Cartilage Transfer Surgery of the Knee

What is Cartilage Transfer Surgery?

Cartilage is an important tissue in your body. There are several different types of cartilage the body makes, and one of them is the soft cushion in your joints. The cartilage surface of a joint allows for smooth motion. 

Unfortunately, injuries and arthritis can cause damage to the cartilage of the joint, causing movement to become painful and limited. In the knee joint, people with cartilage damage may have knee pain, swelling, and stiffness.

There are a number of options for patients who have cartilage damage in the knee joint. Typically people will try simple, noninvasive treatments to begin. If these treatments are not effective, more invasive treatments, including surgical options, can be considered. One of those options in people who have smaller, more isolated areas of cartilage damage is called a cartilage transfer surgery.

knee acl surgery
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Cartilage Transfer Surgery

A cartilage transfer procedure is a surgery that uses healthy cartilage from a normal area of the knee and moves the healthy cartilage to a damaged area of the knee. The two types of cartilage transfer procedures are called:

  • Mosaicplasty: A mosaicplasty moves round 'plugs' of cartilage and underlying bone to damaged areas. The plugs are each a few millimeters in diameter, and when multiple plugs are moved into a damaged area the result is a mosaic appearance--the multiple small plugs of cartilage look like mosaic tiles.
  • OATS: OATS stands for 'osteochondral autograft transfer system,' and the technique is very similar to mosaicplasty. In the OATS procedure, the plugs are usually larger, and therefore only one or two plugs are needed to fill the area of cartilage damage. Because of this, it does not take on the mosaic appearance, but the principle is the same.

The cartilage plugs are taken from areas of the knee that are non-weight-bearing areas. The hope is that the body will not miss this cartilage and it can be used where it is needed. Over time the holes left from where the plugs are taken will fill with bone and scar tissue.

Performing Cartilage Transfer Surgery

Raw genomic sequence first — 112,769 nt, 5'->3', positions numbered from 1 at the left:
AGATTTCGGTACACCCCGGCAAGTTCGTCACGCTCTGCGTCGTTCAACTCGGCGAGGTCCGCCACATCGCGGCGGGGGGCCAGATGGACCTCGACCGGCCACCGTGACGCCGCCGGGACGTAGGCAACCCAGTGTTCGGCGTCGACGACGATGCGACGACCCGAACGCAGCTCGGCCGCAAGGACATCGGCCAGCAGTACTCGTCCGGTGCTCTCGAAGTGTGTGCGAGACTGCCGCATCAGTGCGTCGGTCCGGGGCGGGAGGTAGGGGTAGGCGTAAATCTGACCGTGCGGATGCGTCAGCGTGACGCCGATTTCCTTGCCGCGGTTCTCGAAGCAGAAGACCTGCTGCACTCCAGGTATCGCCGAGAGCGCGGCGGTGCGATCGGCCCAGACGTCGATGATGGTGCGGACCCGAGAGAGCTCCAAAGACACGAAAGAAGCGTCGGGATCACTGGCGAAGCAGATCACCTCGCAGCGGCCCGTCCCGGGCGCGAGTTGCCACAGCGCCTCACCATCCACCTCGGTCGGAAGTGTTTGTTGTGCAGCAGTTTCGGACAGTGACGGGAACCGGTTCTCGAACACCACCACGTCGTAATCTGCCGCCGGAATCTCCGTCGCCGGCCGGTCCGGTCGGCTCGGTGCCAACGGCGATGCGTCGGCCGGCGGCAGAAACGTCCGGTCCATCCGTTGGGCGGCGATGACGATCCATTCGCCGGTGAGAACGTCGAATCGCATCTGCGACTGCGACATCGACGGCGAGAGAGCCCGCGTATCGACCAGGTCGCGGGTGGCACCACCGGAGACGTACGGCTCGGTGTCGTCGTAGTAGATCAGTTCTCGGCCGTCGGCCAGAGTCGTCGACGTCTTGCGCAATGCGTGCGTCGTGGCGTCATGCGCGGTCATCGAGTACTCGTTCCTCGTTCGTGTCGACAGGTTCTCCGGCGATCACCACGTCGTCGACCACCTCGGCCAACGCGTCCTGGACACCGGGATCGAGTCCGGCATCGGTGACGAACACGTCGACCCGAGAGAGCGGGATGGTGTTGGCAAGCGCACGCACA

The cartilage transfer procedure usually begins with an arthroscopic inspection of the knee. If there is an area of cartilage damage that is suitable to cartilage transfer, then the arthroscope is removed and an incision is made.

  1. The first step is to prepare the area of damaged cartilage. A coring tool is used to make a perfectly round hole in the bone in the area of damage. This hole is sized to fit the plug.
  2. The next step is to 'harvest' the plug of normal cartilage. The plug is taken with the underlying bone to fit into the hole that was prepared in the area of damage. The plug is just slightly larger than the hole so it will fit snugly into position.
  3. The final step is to implant the harvested plugs into the hole that was created in the damaged area. Over time, the hope is that the implanted bone and cartilage will incorporate into its new environment.

Cartilage transfer surgical procedures are performed as arthroscopic knee surgery. The surgical procedures are done in an operating room, but there is no overnight stay in the hospital. The surgery can be done either under general anesthesia, or a regional nerve block.


After surgery, he will likely be placed into a brace, and he will be given crutches or a walker to prevent you from having to place weight on the affected leg. Specific recovery protocols will vary depending on both your surgeon's preference and the specific location of the cartilage transfer procedure.

Generally, the early phases of recovery focus on preventing the weight from being placed on the joint, and beginning early, protected range of motion activities. Once your surgeon feels that it is safe to place weight on the joint, you will gradually increase the amount of weight-bearing on the affected extremity.

A typical recovery following cartilage transfer surgery takes approximately 6-9 months. The first few months are the most arduous in terms of rehab and recovery, but most surgeons will not allow any competitive sports activities until at least 6 months after surgery, if not longer. It is important before considering resumption of any athletic activities but you have regained full mobility and have normal strength in the extremity.

There are risks associated with cartilage transfer surgical procedures. Normal risks of knee arthroscopy include things like infection and blood clot. These are uncommon problems, but when they do occur they can be serious problems.

Following your surgeon's instructions can help prevent risks of infection and blood clot. Risks specific to cartilage transfer surgery include the possibility that the transfer cartilage does not remain healthy.

Emphasis on meticulous surgical technique by an experienced surgeon who performs this procedure frequently can help area and in addition, following the postoperative instructions and precautions is imperative in order to achieve a successful outcome.

Another possible complication is pain at the site where the donor cartilage was obtained. Your surgeon will try to only obtain cartilage from areas where your knee does not need protection. However, some people report donor site pain where the cartilage graft was obtained.

A Word From Verywell

Cartilage transfer surgery is a possible treatment option for people who have smaller, contained areas of cartilage damage within the knee joint. This same surgical procedure has also been performed in other joints, but it is by far most common in the knee joint.

People who have more widespread arthritis are not candidates for a cartilage transfer procedure. Successful outcomes from cartilage transfer surgery are most dependent on careful surgical technique, and compliance with postoperative restrictions.

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